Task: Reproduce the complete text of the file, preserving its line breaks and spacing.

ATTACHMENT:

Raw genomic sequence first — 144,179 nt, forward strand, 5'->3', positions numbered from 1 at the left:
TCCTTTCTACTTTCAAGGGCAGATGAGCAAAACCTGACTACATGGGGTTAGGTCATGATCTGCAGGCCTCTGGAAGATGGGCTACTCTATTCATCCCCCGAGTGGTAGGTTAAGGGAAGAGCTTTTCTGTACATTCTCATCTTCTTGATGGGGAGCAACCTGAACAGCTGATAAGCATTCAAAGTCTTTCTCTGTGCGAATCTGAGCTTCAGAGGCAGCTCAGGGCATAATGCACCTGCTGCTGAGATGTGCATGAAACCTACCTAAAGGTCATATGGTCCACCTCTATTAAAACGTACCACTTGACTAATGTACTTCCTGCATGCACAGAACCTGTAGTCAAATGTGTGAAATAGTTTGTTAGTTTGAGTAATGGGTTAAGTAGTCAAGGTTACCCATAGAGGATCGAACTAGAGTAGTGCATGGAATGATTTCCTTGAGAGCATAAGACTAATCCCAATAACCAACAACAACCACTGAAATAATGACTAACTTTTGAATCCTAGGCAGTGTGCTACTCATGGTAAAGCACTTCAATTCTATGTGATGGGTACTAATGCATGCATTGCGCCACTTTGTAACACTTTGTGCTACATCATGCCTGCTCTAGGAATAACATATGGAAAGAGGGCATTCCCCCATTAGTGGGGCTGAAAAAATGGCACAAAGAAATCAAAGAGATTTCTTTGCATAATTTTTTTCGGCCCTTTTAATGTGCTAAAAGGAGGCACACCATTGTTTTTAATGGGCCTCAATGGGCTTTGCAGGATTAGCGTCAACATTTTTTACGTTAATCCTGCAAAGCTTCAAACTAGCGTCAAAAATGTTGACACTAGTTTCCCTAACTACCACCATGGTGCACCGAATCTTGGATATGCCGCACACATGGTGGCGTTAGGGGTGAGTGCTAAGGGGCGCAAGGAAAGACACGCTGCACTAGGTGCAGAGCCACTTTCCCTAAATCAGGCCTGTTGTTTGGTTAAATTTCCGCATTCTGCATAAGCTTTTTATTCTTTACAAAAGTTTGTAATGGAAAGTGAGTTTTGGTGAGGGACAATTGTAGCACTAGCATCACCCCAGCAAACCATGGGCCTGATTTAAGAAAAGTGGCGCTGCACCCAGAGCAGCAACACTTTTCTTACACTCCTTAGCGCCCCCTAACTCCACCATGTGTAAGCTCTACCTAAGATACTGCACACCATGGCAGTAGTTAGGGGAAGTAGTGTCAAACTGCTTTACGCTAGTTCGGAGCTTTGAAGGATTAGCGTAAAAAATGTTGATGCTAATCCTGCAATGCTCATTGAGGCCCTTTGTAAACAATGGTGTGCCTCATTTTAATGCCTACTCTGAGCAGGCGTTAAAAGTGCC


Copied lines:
Raw genomic sequence first — 144,179 nt, forward strand, 5'->3', positions numbered from 1 at the left:
TCCTTTCTACTTTCAAGGGCAGATGAGCAAAACCTGACTACATGGGGTTAGGTCATGATCTGCAGGCCTCTGGAAGATGGGCTACTCTATTCATCCCCCGAGTGGTAGGTTAAGGGAAGAGCTTTTCTGTACATTCTCATCTTCTTGATGGGGAGCAACCTGAACAGCTGATAAGCATTCAAAGTCTTTCTCTGTGCGAATCTGAGCTTCAGAGGCAGCTCAGGGCATAATGCACCTGCTGCTGAGATGTGCATGAAACCTACCTAAAGGTCATATGGTCCACCTCTATTAAAACGTACCACTTGACTAATGTACTTCCTGCATGCACAGAACCTGTAGTCAAATGTGTGAAATAGTTTGTTAGTTTGAGTAATGGGTTAAGTAGTCAAGGTTACCCATAGAGGATCGAACTAGAGTAGTGCATGGAATGATTTCCTTGAGAGCATAAGACTAATCCCAATAACCAACAACAACCACTGAAATAATGACTAACTTTTGAATCCTAGGCAGTGTGCTACTCATGGTAAAGCACTTCAATTCTATGTGATGGGTACTAATGCATGCATTGCGCCACTTTGTAACACTTTGTGCTACATCATGCCTGCTCTAGGAATAACATATGGAAAGAGGGCATTCCCCCATTAGTGGGGCTGAAAAAATGGCACAAAGAAATCAAAGAGATTTCTTTGCATAATTTTTTTCGGCCCTTTTAATGTGCTAAAAGGAGGCACACCATTGTTTTTAATGGGCCTCAATGGGCTTTGCAGGATTAGCGTCAACATTTTTTACGTTAATCCTGCAAAGCTTCAAACTAGCGTCAAAAATGTTGACACTAGTTTCCCTAACTACCACCATGGTGCACCGAATCTTGGATATGCCGCACACATGGTGGCGTTAGGGGTGAGTGCTAAGGGGCGCAAGGAAAGACACGCTGCACTAGGTGCAGAGCCACTTTCCCTAAATCAGGCCTGTTGTTTGGTTAAATTTCCGCATTCTGCATAAGCTTTTTATTCTTTACAAAAGTTTGTAATGGAAAGTGAGTTTTGGTGAGGGACAATTGTAGCACTAGCATCACCCCAGCAAACCATGGGCCTGATTTAAGAAAAGTGGCGCTGCACCCAGAGCAGCAACACTTTTCTTACACTCCTTAGCGCCCCCTAACTCCACCATGTGTAAGCTCTACCTAAGATACTGCACACCATGGCAGTAGTTAGGGGAAGTAGTGTCAAACTGCTTTACGCTAGTTCGGAGCTTTGAAGGATTAGCGTAAAAAATGTTGATGCTAATCCTGCAATGCTCATTGAGGCCCTTTGTAAACAATGGTGTGCCTCATTTTAATGCCTACTCTGAGCAGGCGTTAAAAGTGCC